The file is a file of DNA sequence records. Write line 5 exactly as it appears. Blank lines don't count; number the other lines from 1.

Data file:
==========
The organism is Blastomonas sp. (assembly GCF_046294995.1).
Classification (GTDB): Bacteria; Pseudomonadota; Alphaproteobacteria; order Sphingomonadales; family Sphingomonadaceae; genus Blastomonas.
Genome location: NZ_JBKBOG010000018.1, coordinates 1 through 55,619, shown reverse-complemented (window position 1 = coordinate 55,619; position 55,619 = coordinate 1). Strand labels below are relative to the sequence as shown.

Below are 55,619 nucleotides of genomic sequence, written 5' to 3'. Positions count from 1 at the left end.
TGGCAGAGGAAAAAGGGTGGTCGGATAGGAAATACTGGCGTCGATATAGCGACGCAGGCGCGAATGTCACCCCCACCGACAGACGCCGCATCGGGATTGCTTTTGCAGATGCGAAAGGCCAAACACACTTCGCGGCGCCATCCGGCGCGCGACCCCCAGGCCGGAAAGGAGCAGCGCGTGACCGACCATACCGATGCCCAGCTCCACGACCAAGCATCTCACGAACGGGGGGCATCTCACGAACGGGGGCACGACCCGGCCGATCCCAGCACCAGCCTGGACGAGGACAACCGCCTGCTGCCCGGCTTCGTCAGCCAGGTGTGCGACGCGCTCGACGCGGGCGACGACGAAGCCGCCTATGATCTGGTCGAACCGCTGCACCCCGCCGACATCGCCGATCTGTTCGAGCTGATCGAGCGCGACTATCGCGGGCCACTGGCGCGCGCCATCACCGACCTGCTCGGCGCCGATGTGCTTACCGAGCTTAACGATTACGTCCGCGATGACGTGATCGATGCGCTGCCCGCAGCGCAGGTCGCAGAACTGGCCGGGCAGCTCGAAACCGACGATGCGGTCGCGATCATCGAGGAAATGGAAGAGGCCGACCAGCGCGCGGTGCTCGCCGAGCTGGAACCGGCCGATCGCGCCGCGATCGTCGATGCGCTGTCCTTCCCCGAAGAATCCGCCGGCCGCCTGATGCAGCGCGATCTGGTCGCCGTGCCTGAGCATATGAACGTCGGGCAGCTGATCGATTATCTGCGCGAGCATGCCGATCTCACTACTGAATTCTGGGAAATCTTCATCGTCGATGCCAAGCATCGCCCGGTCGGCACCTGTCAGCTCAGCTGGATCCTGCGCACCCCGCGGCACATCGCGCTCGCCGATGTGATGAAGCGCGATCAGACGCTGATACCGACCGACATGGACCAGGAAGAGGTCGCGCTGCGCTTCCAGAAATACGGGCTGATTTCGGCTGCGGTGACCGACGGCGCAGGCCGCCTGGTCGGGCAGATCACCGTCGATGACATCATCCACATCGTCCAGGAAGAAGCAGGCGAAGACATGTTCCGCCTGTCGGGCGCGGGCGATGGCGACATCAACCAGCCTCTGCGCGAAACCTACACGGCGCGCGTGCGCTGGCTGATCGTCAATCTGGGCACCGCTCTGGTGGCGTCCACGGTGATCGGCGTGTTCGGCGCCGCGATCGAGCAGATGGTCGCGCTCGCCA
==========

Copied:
TGGCAGAGGAAAAAGGGTGGTCGGATAGGAAATACTGGCGTCGATATAGCGACGCAGGCGCGAATGTCACCCCCACCGACAGACGCCGCATCGGGATTGCTTTTGCAGATGCGAAAGGCCAAACACACTTCGCGGCGCCATCCGGCGCGCGACCCCCAGGCCGGAAAGGAGCAGCGCGTGACCGACCATACCGATGCCCAGCTCCACGACCAAGCATCTCACGAACGGGGGGCATCTCACGAACGGGGGCACGACCCGGCCGATCCCAGCACCAGCCTGGACGAGGACAACCGCCTGCTGCCCGGCTTCGTCAGCCAGGTGTGCGACGCGCTCGACGCGGGCGACGACGAAGCCGCCTATGATCTGGTCGAACCGCTGCACCCCGCCGACATCGCCGATCTGTTCGAGCTGATCGAGCGCGACTATCGCGGGCCACTGGCGCGCGCCATCACCGACCTGCTCGGCGCCGATGTGCTTACCGAGCTTAACGATTACGTCCGCGATGACGTGATCGATGCGCTGCCCGCAGCGCAGGTCGCAGAACTGGCCGGGCAGCTCGAAACCGACGATGCGGTCGCGATCATCGAGGAAATGGAAGAGGCCGACCAGCGCGCGGTGCTCGCCGAGCTGGAACCGGCCGATCGCGCCGCGATCGTCGATGCGCTGTCCTTCCCCGAAGAATCCGCCGGCCGCCTGATGCAGCGCGATCTGGTCGCCGTGCCTGAGCATATGAACGTCGGGCAGCTGATCGATTATCTGCGCGAGCATGCCGATCTCACTACTGAATTCTGGGAAATCTTCATCGTCGATGCCAAGCATCGCCCGGTCGGCACCTGTCAGCTCAGCTGGATCCTGCGCACCCCGCGGCACATCGCGCTCGCCGATGTGATGAAGCGCGATCAGACGCTGATACCGACCGACATGGACCAGGAAGAGGTCGCGCTGCGCTTCCAGAAATACGGGCTGATTTCGGCTGCGGTGACCGACGGCGCAGGCCGCCTGGTCGGGCAGATCACCGTCGATGACATCATCCACATCGTCCAGGAAGAAGCAGGCGAAGACATGTTCCGCCTGTCGGGCGCGGGCGATGGCGACATCAACCAGCCTCTGCGCGAAACCTACACGGCGCGCGTGCGCTGGCTGATCGTCAATCTGGGCACCGCTCTGGTGGCGTCCACGGTGATCGGCGTGTTCGGCGCCGCGATCGAGCAGATGGTCGCGCTCGCCA